The Metaverse, Web 3 and the Future of Marketing
By Samantha Beavers
Thirty years ago, sci-fi readers were introduced to a new concept called the metaverse through Neal Stephenson’s novel “Snow Crash” – a story exploring the power and danger of a virtual world where people can interact as digital avatars. More recently, “Ready Player One” hit theaters in 2018 and showed viewers a metaverse called OASIS that’s accessed through VR goggles. Though fictional, stories like these have encouraged audiences to consider the implications of an immersive digital world. Covid lockdowns, which replaced physical experiences with virtual ones, made this possibility feel more imminent.
Facebook upped the ante when it announced its new name, Meta, and its plans to build out the metaverse. And, with the company’s recent layoffs to invest more into this future virtual world, people – especially marketers – are paying attention. There’s also been an uptick in conversations about Web 3, a new generation of the internet built on decentralization and blockchain technology.
Whatever’s ahead, it’s uncertain and it’s confusing – so we sat down with Bill Rand, professor of marketing and executive director of NC State’s Business Analytics Initiative, to discuss the different possibilities and help marketers gear up for a more technologically advanced future.
Why should companies care about all this?
Because no one really knows what Web 3 or the metaverse might look like, it’s difficult for companies to understand why it’s important and what they need to do about it. But I think it’s helpful to look back on where we’ve come from to provide some context.
Let’s think back to the early 2000s. This is when Web 2 – including social media, self-publishing platforms and content creation – really started taking off. Now, it wasn’t until 2006 that Facebook introduced the News Feed. Before then, Facebook was around, but it certainly wasn’t what it looks like now. All it was useful for was querying your friends – like you had to go to your friend’s page and be like, ‘Oh, they got married.’ But there was nothing being pushed at you. And so a lot of companies didn’t really have an interest in social media at the time – what was the point? I don’t know if anyone could have predicted Twitter or TikTok and the ways in which social media has changed our world and the way companies market.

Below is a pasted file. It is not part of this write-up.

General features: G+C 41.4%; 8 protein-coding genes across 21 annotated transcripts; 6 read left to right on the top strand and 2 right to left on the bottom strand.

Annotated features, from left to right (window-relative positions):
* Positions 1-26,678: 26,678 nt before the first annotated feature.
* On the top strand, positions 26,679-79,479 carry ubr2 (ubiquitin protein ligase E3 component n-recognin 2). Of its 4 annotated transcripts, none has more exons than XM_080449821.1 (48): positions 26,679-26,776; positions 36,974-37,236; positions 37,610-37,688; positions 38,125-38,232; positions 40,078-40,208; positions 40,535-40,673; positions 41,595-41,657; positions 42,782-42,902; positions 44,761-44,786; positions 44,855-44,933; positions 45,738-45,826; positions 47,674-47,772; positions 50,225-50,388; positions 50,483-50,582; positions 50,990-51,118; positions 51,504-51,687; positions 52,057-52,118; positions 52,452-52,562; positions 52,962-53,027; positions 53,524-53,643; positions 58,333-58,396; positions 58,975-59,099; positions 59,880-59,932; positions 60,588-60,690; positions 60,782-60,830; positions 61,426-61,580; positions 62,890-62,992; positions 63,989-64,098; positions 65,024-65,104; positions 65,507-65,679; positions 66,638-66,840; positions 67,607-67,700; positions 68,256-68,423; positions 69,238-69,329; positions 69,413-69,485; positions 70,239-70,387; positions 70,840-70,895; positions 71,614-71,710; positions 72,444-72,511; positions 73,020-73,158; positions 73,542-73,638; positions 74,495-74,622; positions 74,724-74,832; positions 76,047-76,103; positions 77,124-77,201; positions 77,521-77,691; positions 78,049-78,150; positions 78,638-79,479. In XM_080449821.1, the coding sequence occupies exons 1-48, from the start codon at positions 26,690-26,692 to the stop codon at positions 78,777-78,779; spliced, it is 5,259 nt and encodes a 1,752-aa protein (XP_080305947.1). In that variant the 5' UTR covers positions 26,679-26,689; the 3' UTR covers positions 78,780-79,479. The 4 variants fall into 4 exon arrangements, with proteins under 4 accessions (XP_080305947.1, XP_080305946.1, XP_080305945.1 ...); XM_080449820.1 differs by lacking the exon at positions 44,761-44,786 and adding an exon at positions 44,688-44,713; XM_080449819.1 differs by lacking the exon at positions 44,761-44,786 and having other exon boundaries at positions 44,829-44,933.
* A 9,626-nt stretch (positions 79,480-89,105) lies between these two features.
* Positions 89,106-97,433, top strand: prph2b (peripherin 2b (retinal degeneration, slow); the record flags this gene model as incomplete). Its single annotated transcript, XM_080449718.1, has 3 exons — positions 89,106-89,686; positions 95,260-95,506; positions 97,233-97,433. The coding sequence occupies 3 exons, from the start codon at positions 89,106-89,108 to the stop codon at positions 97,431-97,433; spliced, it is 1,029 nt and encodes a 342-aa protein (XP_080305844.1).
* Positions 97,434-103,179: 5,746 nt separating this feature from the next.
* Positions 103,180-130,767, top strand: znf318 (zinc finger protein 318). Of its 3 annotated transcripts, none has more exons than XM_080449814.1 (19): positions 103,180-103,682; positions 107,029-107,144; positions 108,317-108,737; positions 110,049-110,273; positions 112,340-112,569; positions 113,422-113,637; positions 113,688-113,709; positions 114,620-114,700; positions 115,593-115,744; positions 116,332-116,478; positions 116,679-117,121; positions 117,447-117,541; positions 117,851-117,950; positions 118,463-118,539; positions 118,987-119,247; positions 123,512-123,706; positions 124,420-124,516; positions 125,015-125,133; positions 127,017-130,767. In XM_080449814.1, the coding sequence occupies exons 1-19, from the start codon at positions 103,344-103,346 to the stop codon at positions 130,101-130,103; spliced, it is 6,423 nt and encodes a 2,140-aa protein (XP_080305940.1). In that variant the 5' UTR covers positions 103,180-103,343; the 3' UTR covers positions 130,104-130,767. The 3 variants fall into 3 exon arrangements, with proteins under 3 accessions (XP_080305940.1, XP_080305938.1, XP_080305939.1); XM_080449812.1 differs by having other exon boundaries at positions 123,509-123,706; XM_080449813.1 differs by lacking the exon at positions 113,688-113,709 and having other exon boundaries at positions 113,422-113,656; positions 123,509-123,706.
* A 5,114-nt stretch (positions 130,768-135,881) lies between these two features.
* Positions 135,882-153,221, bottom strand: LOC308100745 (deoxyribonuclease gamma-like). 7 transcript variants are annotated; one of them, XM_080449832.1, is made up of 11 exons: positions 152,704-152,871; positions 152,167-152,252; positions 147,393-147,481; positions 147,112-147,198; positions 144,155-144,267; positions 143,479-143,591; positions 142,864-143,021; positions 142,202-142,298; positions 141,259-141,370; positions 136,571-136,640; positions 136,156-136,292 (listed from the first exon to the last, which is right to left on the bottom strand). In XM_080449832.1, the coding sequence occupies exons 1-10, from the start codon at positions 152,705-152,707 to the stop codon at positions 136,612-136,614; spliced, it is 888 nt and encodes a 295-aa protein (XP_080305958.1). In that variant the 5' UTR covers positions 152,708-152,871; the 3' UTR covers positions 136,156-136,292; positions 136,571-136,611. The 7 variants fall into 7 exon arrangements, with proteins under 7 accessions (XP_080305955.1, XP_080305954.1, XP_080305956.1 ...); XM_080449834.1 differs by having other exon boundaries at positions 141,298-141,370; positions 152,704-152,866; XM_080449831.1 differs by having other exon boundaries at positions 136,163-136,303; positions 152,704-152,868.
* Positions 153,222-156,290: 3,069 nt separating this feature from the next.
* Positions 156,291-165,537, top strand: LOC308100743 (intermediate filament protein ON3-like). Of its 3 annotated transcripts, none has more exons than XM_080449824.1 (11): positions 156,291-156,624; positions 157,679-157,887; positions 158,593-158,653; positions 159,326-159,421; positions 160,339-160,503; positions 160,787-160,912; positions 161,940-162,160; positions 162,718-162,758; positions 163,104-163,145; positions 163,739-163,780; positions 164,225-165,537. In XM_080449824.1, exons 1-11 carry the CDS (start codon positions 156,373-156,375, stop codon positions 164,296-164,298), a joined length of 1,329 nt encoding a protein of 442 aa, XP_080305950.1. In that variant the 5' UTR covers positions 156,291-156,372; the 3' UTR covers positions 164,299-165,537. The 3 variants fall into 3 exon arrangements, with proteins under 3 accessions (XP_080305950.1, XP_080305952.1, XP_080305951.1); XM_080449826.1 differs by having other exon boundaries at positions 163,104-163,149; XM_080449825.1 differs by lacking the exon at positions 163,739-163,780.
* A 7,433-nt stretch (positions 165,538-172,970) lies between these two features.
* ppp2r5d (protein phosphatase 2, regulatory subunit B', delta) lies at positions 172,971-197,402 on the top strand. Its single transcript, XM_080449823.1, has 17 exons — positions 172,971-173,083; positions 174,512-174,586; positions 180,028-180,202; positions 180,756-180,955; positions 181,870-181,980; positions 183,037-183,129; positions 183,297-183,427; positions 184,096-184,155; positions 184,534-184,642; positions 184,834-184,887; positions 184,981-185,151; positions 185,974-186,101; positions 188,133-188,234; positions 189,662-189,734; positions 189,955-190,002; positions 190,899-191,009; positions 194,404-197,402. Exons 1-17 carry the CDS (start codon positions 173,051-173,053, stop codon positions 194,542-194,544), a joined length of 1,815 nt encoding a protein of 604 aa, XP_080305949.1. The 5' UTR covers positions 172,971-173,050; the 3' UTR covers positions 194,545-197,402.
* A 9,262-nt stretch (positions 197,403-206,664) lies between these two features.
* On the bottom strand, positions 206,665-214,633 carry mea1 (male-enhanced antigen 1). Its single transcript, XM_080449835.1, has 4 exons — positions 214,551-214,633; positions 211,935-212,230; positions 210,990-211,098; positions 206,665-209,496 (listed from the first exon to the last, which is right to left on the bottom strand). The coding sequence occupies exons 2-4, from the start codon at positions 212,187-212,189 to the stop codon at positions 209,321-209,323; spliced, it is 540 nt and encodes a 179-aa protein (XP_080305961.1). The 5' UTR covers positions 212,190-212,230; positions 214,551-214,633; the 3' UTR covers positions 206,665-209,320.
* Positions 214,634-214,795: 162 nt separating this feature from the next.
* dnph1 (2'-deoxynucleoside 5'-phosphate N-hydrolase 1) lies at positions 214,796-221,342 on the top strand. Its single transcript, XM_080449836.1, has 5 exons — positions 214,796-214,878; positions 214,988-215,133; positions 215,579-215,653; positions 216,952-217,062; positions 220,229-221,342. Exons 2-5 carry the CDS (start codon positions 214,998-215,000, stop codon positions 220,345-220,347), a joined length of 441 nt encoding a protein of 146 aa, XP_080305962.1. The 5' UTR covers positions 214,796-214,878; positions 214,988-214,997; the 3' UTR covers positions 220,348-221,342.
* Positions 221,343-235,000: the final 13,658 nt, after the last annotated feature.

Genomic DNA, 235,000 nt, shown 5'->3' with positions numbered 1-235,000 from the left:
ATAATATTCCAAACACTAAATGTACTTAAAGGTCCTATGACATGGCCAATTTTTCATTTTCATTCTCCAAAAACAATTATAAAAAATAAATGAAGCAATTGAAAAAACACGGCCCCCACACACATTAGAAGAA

I think we’re in a similar place right now. There’s all this newer technology – non-fungible tokens (NFTs) and blockchain technology and augmented reality (AR) and virtual reality (VR) and so on. All these technologies are clearly going to transform the web in some way – we just don’t know how. But because technology is moving so fast, it’s really important for companies to take an interest in this so they can think strategically about how to leverage these tools to drive their marketing strategies forward.
Explain Web 3 and the metaverse – how are they similar and how are they different?
Web 3 and the metaverse are related in many ways, but they’re associated with different sets of technologies – and in some ways, they’re kind of competing for the next evolution of the web. When people refer to the metaverse, they’re talking about this virtual 3D shared space that’s related to our physical world. Some classic examples of metaverse-like technology are things like Roblox, Minecraft and World of Warcraft. These are game platforms that immerse users in these shared digital worlds where they can move around, explore and interact with other people and digital objects.
But when we talk about the metaverse looking forward, as of now, we’re looking at Meta, Facebook’s parent company, which is starting to develop a larger version of this. This would be a massive digital world that’s kind of self-contained – so people could actually have full-time jobs, live their lives, find entertainment and shop in this world as digital avatars. So Roblox could be a smaller space within this larger metaverse. There may even be some connection to physical reality where there are representations of Raleigh or Paris or something. Right now, Meta has Horizon Worlds, which is this big VR platform that they expect more people to start populating, but the larger metaverse they have in mind doesn’t exist yet.